The South Beauregard branch of the Beauregard Parish Library is closed today Saturday, August 1, 2020 because of bad weather; we apologize for the inconvenience.
The Beauregard Parish Library Board of Control will meet in a regularly called session at 4:45 PM on Monday Aug 3, 2020. This meeting will take place virtually via the Cisco WebEx platform, as allowed by the Governor’s executive order JBE 2020-30, in consideration of the social distancing guidelines in place due to the COVID-19 pandemic. Pursuant to the “Sunshine Laws” (La R.S. 42:14), meetings of this board are open to the public unless “Executive Session” is noted.
To attend this virtual meeting, visit here:
During Phase 2, the Beauregard Parish Library is open with limited hours and limited services. Additional details can be seen here. Within those limitations, further closures may become necessary on short notice due to staff shortages. We will update our social media accounts in those instances. Patrons are also welcome to call 337-463-6217 x 0 during the DeRidder branch's open hours for the most recent updates on branch openings. Computer use is limited and by appointment only. Patrons can schedule appointments online here or by calling 337-463-6217 or in-person by asking a library clerk. Appointments are set at 45-minute intervals. No consecutive appointments for 1 person.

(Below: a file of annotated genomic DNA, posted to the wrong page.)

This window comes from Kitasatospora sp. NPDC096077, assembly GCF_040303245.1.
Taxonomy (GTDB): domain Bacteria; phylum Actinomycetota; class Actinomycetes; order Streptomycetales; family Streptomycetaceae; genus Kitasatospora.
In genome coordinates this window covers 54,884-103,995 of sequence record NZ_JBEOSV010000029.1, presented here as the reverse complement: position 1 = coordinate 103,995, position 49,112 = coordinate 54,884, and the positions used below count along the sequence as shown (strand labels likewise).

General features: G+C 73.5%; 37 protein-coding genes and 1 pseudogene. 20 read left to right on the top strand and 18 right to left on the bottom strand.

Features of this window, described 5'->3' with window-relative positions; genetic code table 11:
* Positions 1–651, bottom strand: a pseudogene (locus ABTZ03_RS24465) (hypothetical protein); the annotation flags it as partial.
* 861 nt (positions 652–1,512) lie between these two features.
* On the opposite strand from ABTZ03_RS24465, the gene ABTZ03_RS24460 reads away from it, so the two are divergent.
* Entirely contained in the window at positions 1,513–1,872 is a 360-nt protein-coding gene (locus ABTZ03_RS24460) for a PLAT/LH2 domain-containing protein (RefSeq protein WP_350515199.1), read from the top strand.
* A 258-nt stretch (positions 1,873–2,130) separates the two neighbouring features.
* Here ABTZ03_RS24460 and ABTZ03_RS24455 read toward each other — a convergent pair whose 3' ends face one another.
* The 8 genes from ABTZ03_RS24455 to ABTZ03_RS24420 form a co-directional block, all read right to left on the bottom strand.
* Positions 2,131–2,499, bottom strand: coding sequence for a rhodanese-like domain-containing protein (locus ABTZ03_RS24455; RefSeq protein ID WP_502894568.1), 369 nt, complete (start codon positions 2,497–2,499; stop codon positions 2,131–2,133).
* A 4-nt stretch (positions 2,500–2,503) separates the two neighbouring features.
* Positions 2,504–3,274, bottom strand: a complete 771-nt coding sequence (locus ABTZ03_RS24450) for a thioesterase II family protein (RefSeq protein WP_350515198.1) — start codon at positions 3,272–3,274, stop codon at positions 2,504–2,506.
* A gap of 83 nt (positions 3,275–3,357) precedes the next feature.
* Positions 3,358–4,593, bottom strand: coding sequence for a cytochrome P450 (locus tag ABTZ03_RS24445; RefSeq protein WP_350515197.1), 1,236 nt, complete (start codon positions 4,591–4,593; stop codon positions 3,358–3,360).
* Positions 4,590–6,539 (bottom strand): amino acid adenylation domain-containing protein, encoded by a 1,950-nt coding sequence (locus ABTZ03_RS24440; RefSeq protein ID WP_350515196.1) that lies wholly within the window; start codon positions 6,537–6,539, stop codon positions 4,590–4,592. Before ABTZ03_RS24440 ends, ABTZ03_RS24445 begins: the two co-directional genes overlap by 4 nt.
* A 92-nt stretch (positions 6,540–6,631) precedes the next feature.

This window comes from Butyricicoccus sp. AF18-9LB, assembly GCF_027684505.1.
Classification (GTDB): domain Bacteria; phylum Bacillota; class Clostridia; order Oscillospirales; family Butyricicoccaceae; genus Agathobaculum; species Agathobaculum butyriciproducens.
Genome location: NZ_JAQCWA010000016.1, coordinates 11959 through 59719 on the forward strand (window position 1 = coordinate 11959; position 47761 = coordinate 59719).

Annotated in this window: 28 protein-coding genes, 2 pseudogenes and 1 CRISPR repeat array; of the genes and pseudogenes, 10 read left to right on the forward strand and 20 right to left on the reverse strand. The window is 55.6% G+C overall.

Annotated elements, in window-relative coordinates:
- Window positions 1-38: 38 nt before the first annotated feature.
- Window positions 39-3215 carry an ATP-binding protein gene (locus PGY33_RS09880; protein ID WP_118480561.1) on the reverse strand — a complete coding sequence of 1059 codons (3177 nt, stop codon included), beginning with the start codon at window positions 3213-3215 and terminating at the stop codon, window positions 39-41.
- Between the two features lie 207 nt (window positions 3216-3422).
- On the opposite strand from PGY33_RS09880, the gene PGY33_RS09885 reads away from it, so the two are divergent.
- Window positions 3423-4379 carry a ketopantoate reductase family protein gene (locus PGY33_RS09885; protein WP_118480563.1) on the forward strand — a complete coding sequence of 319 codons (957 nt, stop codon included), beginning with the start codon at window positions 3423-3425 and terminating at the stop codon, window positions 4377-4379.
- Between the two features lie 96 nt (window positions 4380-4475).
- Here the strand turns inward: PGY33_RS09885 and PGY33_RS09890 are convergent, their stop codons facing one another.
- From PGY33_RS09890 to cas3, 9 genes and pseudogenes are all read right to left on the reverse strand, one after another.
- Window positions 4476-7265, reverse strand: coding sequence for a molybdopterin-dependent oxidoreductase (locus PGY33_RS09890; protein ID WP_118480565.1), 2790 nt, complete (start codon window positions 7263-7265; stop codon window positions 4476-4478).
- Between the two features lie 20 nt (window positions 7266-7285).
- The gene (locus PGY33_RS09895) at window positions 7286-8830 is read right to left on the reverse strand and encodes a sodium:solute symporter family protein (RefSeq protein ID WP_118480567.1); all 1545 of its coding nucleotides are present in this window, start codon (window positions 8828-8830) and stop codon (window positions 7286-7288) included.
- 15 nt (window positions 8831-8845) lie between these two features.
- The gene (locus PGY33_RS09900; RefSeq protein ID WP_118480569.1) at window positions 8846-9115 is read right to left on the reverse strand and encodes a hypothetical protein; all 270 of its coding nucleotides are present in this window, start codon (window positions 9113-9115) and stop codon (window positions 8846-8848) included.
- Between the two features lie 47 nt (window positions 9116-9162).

Click here to book a computer appointment
This week the library added an interesting new book to the collection that shows how information gathered by studying internet use can tell a great deal about how people really feel.
Everybody Lies: Big Data, New Data, and What the Internet Can Tell Us About Who We Really Are is written by Seth Stephens-Davidowitz, a Harvard-trained economist, former Google data scientist, and New York Times writer. He argues that much of what we think about people is wrong because almost everyone will lie on things like surveys. He says that what they do on the internet is much more valuable in determining what they really think. Every time we do an internet search or click on an ad or link, it tells researchers something about us. And because we think that we are doing this in private, we are more likely to divulge our true feelings and thoughts. Scientists and researchers are able to use this information to analyze people’s views on all sorts of topics from religion and politics to what types of things they really enjoy.
The author says that studying data like this is a whole new way of studying the human mind. He uses personal anecdotes and stories, along with the results of actual studies that have yielded surprising results. He says that there is almost no limit to what can be learned about human nature from this data and it will change the way we view the world.